The Harley-Davidson Superbike was an under-powered motorcycle, which came to the game of US Superbike racing later than the design should have. The factory Harley-Davidson Superbike team was under-funded and absolutely fraught with behind the scenes political strife.
These issues–and many others–acknowledged, the Harley Davidson VR 1000 Superbike did actually have some pretty decent days at the track. Chris Carr and or his teammate Pascal Picotte both had a legitimate shot at winning a late 1990s Sears Point AMA Superbike race, DuHamel put the bike on the front row at Mid-Ohio–and led the race
Harley’s last big push in Superbike racing came when they hired Scott Russell to race the VR 1000. That chapter didn’t begin very well and ended about the same way, but with Ru$$ell set for retirement.
Ironically, some of the most inspired riding the VR 1000 effort enjoyed before the factory pulled out of Superbike racing–without a win–wasn’t by ex-WSBK champ Russell, but by his then brother in law, Mike Smith.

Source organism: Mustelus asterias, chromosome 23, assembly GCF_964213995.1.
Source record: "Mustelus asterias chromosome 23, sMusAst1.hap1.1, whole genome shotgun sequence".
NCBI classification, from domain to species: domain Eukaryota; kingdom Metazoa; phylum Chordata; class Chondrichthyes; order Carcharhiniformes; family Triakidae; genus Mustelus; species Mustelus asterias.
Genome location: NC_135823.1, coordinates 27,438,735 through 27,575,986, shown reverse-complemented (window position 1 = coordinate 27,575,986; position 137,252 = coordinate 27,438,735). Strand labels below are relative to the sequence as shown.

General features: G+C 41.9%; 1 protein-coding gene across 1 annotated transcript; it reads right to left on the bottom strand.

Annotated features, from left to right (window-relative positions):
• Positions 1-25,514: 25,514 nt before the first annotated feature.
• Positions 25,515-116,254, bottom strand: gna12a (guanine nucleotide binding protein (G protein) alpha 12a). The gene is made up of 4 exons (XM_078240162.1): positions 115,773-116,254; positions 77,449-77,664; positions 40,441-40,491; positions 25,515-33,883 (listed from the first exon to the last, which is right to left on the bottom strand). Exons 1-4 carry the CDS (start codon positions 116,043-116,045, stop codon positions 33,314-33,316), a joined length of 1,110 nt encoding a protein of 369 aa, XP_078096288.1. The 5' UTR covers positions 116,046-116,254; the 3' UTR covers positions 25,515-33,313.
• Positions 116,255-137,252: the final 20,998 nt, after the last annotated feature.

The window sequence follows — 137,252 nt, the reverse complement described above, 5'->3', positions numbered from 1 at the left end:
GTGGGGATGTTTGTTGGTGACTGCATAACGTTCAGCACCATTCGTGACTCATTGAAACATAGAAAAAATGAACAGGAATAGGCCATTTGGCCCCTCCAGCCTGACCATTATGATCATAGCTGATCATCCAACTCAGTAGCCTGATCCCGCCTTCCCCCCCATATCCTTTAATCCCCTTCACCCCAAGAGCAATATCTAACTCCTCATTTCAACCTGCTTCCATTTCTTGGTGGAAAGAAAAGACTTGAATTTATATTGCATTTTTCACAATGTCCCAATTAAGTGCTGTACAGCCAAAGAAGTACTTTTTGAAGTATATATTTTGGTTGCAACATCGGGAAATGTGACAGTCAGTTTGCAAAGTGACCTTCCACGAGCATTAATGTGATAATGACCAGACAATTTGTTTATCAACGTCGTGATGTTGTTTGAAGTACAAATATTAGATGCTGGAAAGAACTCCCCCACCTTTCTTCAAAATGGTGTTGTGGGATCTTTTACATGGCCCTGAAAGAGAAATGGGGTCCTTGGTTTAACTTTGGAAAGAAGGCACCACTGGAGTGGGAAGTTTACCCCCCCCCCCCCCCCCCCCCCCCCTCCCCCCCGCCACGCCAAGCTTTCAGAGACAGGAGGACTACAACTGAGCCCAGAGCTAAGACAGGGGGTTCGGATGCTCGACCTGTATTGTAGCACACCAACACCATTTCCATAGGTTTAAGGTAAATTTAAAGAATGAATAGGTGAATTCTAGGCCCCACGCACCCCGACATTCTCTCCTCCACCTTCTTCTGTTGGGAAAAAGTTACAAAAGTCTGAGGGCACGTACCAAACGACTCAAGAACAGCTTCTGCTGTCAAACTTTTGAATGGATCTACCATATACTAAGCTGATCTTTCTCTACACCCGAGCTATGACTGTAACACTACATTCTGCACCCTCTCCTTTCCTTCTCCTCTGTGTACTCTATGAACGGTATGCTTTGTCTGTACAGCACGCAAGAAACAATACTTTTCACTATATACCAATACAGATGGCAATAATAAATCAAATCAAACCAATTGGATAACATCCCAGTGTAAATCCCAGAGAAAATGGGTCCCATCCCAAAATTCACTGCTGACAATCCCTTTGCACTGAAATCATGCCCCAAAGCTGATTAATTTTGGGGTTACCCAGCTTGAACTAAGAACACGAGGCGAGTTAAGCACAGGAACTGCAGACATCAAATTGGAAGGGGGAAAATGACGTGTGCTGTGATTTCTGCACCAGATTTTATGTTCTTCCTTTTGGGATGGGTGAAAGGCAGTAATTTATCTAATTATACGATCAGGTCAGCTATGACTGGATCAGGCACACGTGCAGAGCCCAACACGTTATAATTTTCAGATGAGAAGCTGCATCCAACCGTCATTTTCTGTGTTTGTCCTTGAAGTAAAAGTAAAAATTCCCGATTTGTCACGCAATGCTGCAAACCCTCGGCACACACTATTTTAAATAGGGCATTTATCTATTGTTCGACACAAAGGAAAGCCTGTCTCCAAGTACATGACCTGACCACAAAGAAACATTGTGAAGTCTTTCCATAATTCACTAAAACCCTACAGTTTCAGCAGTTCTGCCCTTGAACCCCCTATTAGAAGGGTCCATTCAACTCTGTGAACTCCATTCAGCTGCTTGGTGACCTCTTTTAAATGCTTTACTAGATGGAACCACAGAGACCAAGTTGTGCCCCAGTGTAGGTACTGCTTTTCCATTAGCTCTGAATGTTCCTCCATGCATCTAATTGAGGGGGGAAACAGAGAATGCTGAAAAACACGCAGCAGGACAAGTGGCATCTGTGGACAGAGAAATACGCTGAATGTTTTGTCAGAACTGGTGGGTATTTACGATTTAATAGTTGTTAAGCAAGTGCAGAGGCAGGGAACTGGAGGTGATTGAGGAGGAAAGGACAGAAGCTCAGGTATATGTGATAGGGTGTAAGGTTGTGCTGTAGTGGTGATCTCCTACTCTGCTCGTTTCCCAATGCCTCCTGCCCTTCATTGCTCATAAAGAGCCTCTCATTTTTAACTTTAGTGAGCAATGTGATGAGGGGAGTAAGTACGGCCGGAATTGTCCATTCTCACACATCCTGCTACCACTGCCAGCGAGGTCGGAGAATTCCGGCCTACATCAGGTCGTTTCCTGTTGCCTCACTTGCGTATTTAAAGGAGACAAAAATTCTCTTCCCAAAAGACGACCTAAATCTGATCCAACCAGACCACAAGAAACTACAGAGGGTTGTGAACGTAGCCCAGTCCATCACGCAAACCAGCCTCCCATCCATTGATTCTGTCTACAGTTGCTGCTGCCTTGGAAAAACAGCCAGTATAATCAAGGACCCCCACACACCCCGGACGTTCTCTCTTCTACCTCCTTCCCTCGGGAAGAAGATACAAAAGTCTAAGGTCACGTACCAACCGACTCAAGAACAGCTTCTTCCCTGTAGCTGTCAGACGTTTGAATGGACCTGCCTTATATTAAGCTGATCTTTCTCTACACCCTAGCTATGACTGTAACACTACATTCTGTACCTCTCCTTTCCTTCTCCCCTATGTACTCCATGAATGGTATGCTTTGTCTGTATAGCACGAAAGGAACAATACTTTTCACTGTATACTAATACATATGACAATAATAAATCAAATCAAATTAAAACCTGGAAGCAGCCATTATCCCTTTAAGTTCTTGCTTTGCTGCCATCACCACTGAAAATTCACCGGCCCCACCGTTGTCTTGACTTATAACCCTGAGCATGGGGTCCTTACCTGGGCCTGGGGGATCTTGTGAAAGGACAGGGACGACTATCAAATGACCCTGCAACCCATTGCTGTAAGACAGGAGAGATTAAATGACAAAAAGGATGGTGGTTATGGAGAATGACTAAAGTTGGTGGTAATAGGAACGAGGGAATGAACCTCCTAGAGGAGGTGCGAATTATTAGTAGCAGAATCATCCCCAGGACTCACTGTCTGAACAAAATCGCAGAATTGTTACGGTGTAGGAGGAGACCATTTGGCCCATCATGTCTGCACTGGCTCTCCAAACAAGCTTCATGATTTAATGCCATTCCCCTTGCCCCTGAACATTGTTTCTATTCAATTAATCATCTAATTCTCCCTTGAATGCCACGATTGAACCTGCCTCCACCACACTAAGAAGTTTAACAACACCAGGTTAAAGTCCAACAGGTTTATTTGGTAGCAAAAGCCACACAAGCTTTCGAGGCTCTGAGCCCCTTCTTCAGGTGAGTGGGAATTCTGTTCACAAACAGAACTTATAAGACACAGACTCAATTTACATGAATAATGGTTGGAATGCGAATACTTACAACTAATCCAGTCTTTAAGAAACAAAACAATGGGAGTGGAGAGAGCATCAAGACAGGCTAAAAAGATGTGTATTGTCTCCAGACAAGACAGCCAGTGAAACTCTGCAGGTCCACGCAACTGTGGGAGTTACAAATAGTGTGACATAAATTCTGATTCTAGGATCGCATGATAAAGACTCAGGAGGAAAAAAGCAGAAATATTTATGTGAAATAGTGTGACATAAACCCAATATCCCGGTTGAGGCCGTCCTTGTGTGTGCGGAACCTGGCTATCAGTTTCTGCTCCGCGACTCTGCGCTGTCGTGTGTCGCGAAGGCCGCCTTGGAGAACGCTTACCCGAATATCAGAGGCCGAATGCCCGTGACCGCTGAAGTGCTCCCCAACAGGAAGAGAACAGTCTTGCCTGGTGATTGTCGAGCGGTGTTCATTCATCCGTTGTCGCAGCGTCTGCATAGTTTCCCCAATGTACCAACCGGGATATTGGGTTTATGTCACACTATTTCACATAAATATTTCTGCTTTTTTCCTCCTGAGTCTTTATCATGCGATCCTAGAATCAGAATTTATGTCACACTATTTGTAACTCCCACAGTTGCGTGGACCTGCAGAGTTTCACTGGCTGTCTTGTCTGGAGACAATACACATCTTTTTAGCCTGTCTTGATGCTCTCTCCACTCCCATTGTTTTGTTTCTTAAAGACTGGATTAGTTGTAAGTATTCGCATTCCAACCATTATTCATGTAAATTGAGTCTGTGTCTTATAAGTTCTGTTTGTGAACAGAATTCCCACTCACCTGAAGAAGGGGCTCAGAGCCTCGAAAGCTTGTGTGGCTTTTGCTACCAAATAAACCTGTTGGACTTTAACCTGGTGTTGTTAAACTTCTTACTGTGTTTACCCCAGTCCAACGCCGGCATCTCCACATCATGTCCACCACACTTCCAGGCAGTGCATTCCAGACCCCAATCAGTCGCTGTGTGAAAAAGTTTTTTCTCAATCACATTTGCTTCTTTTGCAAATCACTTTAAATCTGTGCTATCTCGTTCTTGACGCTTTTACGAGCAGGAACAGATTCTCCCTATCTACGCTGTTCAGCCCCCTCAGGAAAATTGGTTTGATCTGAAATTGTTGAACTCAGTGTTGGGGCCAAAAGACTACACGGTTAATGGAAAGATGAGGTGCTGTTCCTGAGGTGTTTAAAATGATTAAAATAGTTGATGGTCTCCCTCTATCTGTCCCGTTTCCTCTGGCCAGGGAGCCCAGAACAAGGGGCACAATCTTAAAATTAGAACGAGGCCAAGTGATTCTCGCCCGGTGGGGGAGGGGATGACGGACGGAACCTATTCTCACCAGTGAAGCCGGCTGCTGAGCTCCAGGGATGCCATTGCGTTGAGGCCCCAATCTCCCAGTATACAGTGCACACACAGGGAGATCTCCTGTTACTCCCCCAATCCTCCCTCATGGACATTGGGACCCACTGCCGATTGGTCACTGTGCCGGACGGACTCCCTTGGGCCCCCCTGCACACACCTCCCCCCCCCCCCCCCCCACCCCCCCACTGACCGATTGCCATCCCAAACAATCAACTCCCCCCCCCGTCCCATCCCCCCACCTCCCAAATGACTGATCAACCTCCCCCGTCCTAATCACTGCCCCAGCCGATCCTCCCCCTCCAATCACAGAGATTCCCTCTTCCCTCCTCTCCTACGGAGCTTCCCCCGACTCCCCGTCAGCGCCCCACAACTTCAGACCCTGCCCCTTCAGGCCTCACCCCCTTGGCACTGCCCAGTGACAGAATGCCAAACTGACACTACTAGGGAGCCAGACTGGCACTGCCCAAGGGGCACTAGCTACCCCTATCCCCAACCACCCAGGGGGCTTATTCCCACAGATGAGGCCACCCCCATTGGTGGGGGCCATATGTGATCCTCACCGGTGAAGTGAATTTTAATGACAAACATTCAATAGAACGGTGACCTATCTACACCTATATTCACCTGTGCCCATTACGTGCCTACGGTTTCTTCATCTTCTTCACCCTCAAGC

Smith was drafted into the team after Tom Wilson was injured at Loudon. Smith had ridden an NSR500 in Japan, almost beaten Doug Polen with an RC45 and equaled Freddie Spencer’s performance on the Ferracci Ducati. When Harley called late in Smith’s career, he truly gave the VR 1000 team some of his best riding. Smith’s qualifying lap on the VR 1000 at Brainerd was as jaw-dropping fast as it was seemingly on the edge of disaster.
Smith had grown up racing in the Georgia mountains and club-racing at Road Atlanta so when he had a chance to ride the VR 1000 at Road A.T.L. he didn’t look back.
Unfortunately he and the Harley parted company at Atlanta and while on its side the VR 1000’s damaged fuel system bathed the Milwaukee motor in fuel, causing a huge inferno.